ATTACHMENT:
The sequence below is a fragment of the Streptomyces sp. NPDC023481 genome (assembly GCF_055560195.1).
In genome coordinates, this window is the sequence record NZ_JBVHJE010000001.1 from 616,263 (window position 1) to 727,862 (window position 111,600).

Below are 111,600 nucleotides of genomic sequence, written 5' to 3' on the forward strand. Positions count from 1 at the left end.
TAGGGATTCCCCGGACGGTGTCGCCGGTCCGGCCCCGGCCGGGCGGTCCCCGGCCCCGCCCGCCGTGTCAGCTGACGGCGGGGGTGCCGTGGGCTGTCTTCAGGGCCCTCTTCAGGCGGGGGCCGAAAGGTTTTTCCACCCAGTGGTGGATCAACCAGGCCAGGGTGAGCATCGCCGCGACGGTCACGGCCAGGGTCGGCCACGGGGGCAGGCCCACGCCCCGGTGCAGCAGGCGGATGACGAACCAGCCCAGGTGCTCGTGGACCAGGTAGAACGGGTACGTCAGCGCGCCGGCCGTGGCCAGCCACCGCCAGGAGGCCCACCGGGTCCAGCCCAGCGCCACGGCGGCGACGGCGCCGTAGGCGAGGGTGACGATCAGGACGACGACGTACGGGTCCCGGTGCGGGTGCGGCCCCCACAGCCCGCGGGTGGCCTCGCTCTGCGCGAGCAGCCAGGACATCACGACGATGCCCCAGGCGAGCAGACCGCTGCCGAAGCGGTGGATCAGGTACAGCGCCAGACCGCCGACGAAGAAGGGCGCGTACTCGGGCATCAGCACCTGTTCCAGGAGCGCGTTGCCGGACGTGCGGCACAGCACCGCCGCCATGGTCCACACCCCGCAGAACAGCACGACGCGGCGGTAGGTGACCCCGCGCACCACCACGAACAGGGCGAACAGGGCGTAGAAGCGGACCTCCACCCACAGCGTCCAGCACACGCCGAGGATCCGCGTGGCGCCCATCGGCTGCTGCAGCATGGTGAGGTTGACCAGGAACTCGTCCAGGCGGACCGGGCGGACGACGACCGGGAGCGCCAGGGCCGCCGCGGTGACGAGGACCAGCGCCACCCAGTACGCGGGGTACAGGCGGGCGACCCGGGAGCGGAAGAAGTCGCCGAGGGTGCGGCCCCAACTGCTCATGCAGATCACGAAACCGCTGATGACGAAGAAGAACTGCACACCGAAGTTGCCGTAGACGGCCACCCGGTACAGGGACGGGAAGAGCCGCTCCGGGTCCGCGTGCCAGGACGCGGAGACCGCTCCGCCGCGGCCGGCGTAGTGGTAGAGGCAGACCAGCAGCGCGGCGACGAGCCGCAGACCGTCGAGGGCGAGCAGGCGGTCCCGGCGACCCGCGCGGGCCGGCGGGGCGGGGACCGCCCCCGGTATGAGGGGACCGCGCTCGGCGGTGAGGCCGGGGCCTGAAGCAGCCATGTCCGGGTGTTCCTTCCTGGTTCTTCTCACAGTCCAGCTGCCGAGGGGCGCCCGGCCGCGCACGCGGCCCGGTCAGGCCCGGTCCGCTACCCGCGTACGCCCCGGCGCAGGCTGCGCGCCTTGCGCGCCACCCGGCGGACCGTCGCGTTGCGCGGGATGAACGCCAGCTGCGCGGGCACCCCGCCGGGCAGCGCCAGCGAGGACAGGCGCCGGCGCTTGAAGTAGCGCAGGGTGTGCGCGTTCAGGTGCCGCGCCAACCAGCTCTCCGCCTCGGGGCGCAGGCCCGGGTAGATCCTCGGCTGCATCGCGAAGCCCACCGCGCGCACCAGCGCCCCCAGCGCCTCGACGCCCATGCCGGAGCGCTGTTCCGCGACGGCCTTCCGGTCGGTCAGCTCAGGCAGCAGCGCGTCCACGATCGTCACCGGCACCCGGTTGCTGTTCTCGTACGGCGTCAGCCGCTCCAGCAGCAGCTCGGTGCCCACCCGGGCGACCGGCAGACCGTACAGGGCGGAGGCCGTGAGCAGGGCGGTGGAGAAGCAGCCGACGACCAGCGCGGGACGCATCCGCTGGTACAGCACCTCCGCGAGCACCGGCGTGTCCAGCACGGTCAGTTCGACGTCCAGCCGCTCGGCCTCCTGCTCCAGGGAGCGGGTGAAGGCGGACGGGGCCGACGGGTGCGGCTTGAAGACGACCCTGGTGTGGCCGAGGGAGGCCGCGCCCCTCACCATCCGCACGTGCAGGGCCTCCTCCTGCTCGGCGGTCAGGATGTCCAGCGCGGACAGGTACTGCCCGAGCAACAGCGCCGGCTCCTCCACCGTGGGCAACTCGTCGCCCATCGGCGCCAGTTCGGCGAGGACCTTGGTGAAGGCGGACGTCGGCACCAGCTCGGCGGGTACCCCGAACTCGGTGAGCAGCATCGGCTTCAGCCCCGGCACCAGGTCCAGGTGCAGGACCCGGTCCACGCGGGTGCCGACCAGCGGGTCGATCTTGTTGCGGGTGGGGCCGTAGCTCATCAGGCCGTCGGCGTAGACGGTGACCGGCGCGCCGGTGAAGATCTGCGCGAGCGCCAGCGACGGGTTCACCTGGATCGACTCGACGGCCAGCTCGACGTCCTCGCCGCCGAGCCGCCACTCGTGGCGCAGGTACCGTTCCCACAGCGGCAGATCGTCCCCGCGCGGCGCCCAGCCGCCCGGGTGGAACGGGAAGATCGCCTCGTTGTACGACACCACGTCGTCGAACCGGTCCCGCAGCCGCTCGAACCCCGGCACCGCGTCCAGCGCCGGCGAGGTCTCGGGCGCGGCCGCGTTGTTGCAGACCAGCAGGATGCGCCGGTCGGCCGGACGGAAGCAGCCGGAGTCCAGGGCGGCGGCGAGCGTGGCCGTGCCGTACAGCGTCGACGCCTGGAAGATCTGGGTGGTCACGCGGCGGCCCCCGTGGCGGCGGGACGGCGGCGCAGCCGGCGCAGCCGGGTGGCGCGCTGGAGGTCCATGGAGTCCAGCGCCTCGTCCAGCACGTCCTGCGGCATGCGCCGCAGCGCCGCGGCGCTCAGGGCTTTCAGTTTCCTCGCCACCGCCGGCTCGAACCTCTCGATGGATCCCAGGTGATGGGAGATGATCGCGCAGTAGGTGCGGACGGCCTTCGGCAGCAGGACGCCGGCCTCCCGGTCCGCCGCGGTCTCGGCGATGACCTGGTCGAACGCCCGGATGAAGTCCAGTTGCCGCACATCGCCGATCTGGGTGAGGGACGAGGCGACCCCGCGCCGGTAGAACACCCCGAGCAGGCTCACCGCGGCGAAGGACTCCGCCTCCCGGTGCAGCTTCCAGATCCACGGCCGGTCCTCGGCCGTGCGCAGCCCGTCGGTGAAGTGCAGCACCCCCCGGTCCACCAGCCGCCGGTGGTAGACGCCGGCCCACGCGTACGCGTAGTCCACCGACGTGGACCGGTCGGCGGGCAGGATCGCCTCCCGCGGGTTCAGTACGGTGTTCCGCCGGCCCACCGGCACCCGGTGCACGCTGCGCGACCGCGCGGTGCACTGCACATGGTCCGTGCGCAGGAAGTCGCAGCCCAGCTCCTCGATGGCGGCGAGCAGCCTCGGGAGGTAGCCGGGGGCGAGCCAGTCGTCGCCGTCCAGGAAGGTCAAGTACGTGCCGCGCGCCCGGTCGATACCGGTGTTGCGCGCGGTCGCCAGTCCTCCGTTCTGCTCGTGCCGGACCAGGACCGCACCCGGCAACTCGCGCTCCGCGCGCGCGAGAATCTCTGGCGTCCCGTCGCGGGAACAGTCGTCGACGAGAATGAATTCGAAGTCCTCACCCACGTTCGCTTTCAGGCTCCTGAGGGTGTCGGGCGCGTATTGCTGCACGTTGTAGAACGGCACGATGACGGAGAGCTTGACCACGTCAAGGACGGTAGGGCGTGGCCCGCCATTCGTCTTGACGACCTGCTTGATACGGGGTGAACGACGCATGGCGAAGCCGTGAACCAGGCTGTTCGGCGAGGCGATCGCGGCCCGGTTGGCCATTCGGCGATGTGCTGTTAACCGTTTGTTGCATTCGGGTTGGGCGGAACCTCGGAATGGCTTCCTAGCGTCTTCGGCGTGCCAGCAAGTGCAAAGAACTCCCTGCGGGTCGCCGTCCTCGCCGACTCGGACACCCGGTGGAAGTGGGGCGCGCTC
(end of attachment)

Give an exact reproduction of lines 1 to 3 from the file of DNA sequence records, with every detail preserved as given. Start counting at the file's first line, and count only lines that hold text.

The sequence below is a fragment of the Streptomyces sp. NPDC023481 genome (assembly GCF_055560195.1).
In genome coordinates, this window is the sequence record NZ_JBVHJE010000001.1 from 616,263 (window position 1) to 727,862 (window position 111,600).

Below are 111,600 nucleotides of genomic sequence, written 5' to 3' on the forward strand. Positions count from 1 at the left end.